“When I put a hand on him, he jumped up and came at me with that scalpel.” I’d scrambled out over the sleeping bodies, leaving him raving and stabbing at anyone who came near him. I hadn’t even realized he’d got me until I was out the door. But one thing I’d seen for certain despite the gloom was the telltale opalescent shine of his teeth and the shadows of muscles and bone beneath his skin. He was going wraith.

I sucked down the rest of my coffee and set the cup down hard on the bench. I closed my eyes, trying to get rid of the memory. I didn’t think his wife or his kids would be happy with my news, though not for the same reasons.

I sat up and twisted to try to get a look at the cut. I couldn’t tell. Blood had clotted to my long-sleeved shirt, hiding the damage. I was beginning to feel a faint ache in it. I had a feeling it was going to hurt a lot worse. “Think I’ll need a tinker?”

“Maybe I can superglue it,” Patti said, rolling her eyes in pure disgust. “Don’t be an idiot. Of course you’ll need a tinker, if only to be sure you don’t get infected with rabies or something.”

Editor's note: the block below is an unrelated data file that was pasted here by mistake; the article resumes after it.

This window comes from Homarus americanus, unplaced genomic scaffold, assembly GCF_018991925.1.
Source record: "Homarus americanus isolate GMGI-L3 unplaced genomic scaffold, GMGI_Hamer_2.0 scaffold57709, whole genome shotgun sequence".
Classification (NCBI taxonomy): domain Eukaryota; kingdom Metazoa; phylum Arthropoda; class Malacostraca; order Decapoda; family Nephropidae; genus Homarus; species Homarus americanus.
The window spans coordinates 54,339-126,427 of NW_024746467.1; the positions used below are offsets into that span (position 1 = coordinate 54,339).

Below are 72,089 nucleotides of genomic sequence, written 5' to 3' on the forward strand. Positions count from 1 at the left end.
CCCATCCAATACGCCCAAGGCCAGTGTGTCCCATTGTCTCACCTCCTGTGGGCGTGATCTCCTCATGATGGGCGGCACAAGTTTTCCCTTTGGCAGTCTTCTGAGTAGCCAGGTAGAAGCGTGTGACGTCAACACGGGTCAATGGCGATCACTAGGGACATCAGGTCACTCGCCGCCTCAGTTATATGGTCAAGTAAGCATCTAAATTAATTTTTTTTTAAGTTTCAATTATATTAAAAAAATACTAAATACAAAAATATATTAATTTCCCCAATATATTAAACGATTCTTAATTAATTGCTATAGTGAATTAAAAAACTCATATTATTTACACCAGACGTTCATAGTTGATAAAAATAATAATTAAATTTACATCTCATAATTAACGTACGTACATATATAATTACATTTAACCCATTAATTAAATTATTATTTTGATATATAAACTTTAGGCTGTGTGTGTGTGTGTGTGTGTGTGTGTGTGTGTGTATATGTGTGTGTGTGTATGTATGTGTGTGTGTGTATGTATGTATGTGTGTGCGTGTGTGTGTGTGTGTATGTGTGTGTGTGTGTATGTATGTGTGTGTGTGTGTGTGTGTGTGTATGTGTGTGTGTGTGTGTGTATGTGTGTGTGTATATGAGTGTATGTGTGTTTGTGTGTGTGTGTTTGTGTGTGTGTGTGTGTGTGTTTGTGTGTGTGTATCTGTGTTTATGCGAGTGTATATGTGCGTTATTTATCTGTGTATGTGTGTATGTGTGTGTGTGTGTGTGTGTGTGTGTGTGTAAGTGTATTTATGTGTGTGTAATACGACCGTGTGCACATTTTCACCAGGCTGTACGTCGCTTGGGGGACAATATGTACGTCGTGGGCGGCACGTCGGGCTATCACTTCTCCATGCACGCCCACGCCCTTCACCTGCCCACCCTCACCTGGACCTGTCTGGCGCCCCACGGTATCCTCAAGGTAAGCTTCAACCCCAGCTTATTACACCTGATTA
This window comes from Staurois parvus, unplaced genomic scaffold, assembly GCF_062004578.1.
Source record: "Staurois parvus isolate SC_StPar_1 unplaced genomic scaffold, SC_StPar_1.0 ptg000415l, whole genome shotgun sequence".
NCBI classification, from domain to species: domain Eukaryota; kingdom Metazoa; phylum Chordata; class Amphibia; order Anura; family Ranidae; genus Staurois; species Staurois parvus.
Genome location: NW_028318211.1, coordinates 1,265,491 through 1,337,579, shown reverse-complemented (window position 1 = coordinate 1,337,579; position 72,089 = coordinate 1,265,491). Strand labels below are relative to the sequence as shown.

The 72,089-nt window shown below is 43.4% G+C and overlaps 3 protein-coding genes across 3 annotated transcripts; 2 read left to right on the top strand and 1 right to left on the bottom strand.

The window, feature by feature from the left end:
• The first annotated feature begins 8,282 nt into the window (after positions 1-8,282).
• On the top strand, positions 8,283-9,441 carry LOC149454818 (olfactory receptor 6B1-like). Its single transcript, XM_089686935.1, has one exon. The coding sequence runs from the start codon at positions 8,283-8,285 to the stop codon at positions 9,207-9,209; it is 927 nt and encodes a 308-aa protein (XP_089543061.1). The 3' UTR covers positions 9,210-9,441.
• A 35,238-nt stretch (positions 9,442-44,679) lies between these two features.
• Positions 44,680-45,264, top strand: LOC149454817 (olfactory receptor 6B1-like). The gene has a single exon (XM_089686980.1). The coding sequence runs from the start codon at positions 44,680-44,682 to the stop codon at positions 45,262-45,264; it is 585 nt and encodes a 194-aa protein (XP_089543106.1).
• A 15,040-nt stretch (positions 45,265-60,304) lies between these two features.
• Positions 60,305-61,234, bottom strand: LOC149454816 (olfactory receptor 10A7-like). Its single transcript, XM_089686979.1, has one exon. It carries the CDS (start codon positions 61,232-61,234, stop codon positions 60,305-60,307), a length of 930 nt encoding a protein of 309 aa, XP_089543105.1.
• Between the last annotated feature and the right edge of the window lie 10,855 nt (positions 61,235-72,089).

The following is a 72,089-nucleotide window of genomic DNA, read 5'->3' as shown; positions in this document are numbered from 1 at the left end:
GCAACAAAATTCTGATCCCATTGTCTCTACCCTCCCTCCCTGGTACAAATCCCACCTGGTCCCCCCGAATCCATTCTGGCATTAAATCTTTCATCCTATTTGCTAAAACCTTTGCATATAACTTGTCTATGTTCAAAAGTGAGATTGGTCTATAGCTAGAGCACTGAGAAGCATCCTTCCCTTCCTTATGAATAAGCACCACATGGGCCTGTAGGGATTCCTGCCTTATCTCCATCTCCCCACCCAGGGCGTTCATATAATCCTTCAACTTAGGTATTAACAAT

I laughed. “I didn’t get bit by a stray dog.”

It wasn’t until then that her first words to me registered. “I’ve got a new client?”

“Yep. She’s been waiting awhile.”

I groaned. “Not another cheating husband case.”

“Probably not.” Patti hesitated. “She’s a cop.”

I stiffened as a wild mix of emotions crashed over me. My stomach flip-flopped. “A cop?”

The last cop who’d hired me had been Clay Price. He also moon­lighted as a Tyet enforcer. He hadn’t given me a lot of choice on whether to work for him or not. When my not-quite-brother-in-law was kidnapped, Price had helped me get him back. On the way, I discovered Price’s brother was one of the biggest Tyet kingpins in Diamond City. Rather than running for the hills, instead I’d fallen head-over-heels in love with Price. I’d never been much of a believer in love at first sight or chemistry—true chemistry—until Price. I fell fast and hard for him. I’ll admit, he was sexy as hell, but there was more to it. He was smart and funny and annoying. He argued with me and tried to keep me out of trouble, then followed me into hell and had my back, regardless of the cost.